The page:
Some 70 percent of people in the town voted for Brexit, hoping that the UK’s departure from the European Union would boost its flagging fortunes.
But seven years on from the landmark referendum, those who banked on a turnaround are disappointed, while those who feared it are not taking it lying down.
At 7:00 am, the auction at Grimsby’s wholesale fish market in the heart of the town’s vast docks is in full swing.
“We have mackerel. 1.5 (pounds) a kilo? 1.7? 1.8? 1.9?” shouts the auctioneer.
For an island nation, fishing is surprisingly small fry, accounting for just 0.03 percent of the British economy. But it still stirs passions.
Then-prime minister Boris Johnson visited the wholesale fish market on the 2019 general election campaign trail, in which he vowed repeatedly to “Get Brexit Done” as divorce negotiations continued three years after the referendum.
Johnson had also said that leaving the EU would bring a “massive boost” to the local fishing industry.
Indeed many of the current traders gathered under the market’s strip lighting voted “Leave”, hoping it would end European quotas and competition.
But Patrick Salmon, owner of a craft smokehouse, said that hasn’t happened.
“The French and the Spanish come to the UK, fish our fish, and then they take it home, process it and sell it back to us,” he told AFP.
“That’s bonkers. We should have control of our own waters and you lot (Europeans) should be thrown out. However, that will possibly never happen.”
Salmon’s small business is not unduly affected by Brexit for now, as he gets his fish from Scotland and Iceland.
One day he said he would like to export to France, Belgium and other EU countries, even if it means much more paperwork than before.

– Vanishing fleet –

Fish market manager Martyn Boyers is another “Leave” voter. He said the UK was so far not doing a very good job of being self-sufficient.
In the mid-20th century, Grimsby was one of the world’s leading fishing ports, until the fleets of trawlers began to disappear in the 1970s.
Fishermen blamed the “cod war” over fishing grounds with Iceland, then EU quotas that carved up the seas around Europe, reducing British boats’ catch.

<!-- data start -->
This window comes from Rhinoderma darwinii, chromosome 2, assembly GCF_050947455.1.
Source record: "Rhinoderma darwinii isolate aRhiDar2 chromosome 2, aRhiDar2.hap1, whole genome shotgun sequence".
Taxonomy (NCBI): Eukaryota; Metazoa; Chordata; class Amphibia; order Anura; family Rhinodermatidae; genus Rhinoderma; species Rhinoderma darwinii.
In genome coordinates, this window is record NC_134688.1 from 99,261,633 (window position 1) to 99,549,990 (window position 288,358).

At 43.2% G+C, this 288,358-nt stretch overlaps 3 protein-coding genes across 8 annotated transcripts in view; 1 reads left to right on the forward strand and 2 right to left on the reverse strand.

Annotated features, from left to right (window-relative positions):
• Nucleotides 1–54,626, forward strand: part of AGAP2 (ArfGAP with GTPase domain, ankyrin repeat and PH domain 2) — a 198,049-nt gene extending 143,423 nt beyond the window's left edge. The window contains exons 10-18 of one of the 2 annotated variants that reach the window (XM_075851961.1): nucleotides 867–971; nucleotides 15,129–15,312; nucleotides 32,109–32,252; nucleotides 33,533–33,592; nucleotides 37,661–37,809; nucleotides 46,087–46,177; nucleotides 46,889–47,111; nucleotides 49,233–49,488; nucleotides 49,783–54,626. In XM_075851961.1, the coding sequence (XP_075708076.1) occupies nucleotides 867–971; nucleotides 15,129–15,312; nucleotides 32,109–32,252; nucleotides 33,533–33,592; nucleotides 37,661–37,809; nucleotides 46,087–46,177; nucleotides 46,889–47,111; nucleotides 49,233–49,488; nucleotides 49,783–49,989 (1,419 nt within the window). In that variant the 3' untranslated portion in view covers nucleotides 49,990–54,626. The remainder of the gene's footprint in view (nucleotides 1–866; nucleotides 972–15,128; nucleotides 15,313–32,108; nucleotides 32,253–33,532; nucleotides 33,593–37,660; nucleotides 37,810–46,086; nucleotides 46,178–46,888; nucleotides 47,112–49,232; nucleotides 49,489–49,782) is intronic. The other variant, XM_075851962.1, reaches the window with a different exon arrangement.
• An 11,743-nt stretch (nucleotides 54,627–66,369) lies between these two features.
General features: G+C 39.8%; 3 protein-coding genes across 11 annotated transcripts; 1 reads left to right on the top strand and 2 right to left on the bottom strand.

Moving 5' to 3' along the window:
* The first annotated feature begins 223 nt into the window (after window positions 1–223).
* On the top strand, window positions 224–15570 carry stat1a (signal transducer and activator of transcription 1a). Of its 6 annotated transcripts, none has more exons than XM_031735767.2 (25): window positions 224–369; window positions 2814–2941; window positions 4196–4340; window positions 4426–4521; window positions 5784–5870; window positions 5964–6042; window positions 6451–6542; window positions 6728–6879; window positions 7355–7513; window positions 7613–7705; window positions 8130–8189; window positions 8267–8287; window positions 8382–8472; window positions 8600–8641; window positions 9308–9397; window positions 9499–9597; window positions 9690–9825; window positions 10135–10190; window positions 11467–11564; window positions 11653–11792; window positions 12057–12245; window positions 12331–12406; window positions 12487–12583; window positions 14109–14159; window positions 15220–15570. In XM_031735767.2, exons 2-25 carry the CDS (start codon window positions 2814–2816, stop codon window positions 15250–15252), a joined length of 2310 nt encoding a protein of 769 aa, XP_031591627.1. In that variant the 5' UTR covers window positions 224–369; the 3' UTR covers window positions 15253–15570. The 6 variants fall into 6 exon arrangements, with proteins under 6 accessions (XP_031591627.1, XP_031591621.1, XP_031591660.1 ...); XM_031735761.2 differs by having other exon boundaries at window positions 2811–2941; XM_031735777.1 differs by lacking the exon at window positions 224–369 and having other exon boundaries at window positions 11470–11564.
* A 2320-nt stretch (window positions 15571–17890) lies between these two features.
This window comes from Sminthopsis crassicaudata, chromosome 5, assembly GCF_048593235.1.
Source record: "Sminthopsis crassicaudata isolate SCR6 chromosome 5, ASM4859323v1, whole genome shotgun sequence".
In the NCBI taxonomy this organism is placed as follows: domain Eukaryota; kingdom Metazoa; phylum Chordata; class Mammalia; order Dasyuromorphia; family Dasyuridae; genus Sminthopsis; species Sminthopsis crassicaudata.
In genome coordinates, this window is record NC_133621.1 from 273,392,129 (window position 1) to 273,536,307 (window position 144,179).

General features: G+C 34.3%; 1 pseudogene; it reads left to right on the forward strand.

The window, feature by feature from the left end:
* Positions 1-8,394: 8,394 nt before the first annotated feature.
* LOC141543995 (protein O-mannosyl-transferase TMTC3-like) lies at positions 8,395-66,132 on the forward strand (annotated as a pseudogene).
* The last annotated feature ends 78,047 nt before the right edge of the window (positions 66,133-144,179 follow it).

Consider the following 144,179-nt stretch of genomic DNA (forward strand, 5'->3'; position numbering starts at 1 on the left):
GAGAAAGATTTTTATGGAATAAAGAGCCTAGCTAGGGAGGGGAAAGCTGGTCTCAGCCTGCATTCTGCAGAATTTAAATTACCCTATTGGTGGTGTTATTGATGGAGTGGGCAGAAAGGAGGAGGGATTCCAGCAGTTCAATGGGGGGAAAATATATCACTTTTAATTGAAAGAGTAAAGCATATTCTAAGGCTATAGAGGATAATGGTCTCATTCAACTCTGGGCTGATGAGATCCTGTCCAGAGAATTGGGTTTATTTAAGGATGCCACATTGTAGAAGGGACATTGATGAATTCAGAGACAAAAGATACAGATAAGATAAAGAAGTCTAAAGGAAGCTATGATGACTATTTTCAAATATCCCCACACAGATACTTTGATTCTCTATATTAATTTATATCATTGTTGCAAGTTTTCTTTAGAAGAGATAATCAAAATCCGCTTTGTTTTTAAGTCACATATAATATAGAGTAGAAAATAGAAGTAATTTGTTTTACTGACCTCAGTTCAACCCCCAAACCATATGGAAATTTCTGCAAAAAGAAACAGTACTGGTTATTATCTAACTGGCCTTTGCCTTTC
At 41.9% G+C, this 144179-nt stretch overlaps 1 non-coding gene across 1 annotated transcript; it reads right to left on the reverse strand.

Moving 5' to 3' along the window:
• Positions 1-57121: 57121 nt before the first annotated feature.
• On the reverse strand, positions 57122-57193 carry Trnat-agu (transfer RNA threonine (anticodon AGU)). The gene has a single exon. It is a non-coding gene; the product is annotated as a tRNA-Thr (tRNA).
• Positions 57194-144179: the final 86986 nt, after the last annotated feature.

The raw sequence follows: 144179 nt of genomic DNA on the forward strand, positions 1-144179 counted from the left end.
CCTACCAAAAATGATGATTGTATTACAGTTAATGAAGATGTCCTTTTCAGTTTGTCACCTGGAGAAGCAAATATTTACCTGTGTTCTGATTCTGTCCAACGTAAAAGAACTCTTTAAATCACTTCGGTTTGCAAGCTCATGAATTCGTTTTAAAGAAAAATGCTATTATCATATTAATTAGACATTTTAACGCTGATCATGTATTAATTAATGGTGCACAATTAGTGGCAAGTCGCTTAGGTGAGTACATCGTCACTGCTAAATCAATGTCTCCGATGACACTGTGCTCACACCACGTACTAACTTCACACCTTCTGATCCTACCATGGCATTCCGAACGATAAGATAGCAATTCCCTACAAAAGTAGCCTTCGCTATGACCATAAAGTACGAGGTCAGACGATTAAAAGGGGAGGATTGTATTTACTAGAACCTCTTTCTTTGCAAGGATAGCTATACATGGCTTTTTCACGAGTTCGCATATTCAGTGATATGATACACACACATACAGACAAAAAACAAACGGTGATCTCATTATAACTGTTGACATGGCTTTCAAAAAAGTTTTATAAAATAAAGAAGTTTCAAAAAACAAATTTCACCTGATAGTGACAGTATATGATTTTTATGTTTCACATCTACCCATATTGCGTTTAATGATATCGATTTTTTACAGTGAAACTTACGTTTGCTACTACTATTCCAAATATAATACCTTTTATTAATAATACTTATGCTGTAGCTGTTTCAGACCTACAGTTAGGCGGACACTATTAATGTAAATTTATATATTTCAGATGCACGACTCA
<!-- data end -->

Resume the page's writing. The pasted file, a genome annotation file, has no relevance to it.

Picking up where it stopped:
At the same time, a generation of sailors died out, their children unwilling to follow their fathers into the profession.
Global warming, which forced fish to migrate north, and overfishing have also contributed to the decline.
Now, the UK’s main fishing port is Peterhead, in northeast Scotland, leaving Grimsby with only a handful of specialist boats, a network of traders and processing plants.
Five thousand people are employed in the sector in a town with high unemployment.
Boyers said Brexit has not had a huge effect on the fish market but some fish processing contracts have been lost.
Iceland has bypassed the UK, and now sends direct to the European mainland, he said.

– Bitter –

Brexit, which promised Britain’s fishing industry freedom, has left a bitter taste in the mouth of traders like Nathan Goldley, who voted “Remain”.
“Brexit has made it harder to import fish from Europe,” said Goldley, who runs Premier Seafood.
“I was used to buying and selling by a click of a button… I don’t want to be limited to buying and selling British products.”
Goldley said reams of forms and delayed deliveries of highly perishable goods have dented his profits, forcing him to give up supplying shrimp to France.
Like many provincial towns, Grimsby’s town centre has seen better days.
Even for 20-year-old waitress Emily Jennins, Brexit has had an impact.
“People my age didn’t get to vote. They said it would be good for small businesses but so many have closed,” she added.
Regret from those who voted for Brexit, those who didn’t, and those who couldn’t vote at all appears to be growing.
Polls indicate that more and more Britons believe Brexit has been a failure.
Grimsby Conservative party councillor Philip Jackson is looking on the bright side, however, pointing to government regeneration projects to replace money that used to come from the EU.
“There’s been a big push towards decarbonisation and offshore wind… which is bringing new types of jobs and employment into the area that is not related to Brexit,” he said.